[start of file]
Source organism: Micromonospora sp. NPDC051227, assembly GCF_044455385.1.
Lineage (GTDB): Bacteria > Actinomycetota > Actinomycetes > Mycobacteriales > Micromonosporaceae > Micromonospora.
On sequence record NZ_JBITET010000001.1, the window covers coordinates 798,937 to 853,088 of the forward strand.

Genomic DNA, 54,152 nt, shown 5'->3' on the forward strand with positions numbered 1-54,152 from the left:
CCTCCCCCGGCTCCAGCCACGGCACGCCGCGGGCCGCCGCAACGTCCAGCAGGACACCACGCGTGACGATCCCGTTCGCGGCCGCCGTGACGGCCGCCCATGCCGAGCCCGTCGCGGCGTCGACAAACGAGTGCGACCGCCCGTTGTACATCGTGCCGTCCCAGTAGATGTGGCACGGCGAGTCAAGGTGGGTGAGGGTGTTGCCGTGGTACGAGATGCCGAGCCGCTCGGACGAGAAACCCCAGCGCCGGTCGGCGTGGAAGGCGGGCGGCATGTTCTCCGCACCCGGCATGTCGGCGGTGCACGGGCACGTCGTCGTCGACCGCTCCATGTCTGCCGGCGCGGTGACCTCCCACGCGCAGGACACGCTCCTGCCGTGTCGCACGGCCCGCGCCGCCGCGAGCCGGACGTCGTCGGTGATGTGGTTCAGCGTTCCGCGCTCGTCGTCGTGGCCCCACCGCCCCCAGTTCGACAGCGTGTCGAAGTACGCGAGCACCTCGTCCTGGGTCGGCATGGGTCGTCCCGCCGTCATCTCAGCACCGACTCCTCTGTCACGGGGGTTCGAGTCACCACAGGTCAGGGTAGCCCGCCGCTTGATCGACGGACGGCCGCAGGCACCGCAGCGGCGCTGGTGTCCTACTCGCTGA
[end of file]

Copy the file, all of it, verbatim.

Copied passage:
Source organism: Micromonospora sp. NPDC051227, assembly GCF_044455385.1.
Lineage (GTDB): Bacteria > Actinomycetota > Actinomycetes > Mycobacteriales > Micromonosporaceae > Micromonospora.
On sequence record NZ_JBITET010000001.1, the window covers coordinates 798,937 to 853,088 of the forward strand.

Genomic DNA, 54,152 nt, shown 5'->3' on the forward strand with positions numbered 1-54,152 from the left:
CCTCCCCCGGCTCCAGCCACGGCACGCCGCGGGCCGCCGCAACGTCCAGCAGGACACCACGCGTGACGATCCCGTTCGCGGCCGCCGTGACGGCCGCCCATGCCGAGCCCGTCGCGGCGTCGACAAACGAGTGCGACCGCCCGTTGTACATCGTGCCGTCCCAGTAGATGTGGCACGGCGAGTCAAGGTGGGTGAGGGTGTTGCCGTGGTACGAGATGCCGAGCCGCTCGGACGAGAAACCCCAGCGCCGGTCGGCGTGGAAGGCGGGCGGCATGTTCTCCGCACCCGGCATGTCGGCGGTGCACGGGCACGTCGTCGTCGACCGCTCCATGTCTGCCGGCGCGGTGACCTCCCACGCGCAGGACACGCTCCTGCCGTGTCGCACGGCCCGCGCCGCCGCGAGCCGGACGTCGTCGGTGATGTGGTTCAGCGTTCCGCGCTCGTCGTCGTGGCCCCACCGCCCCCAGTTCGACAGCGTGTCGAAGTACGCGAGCACCTCGTCCTGGGTCGGCATGGGTCGTCCCGCCGTCATCTCAGCACCGACTCCTCTGTCACGGGGGTTCGAGTCACCACAGGTCAGGGTAGCCCGCCGCTTGATCGACGGACGGCCGCAGGCACCGCAGCGGCGCTGGTGTCCTACTCGCTGA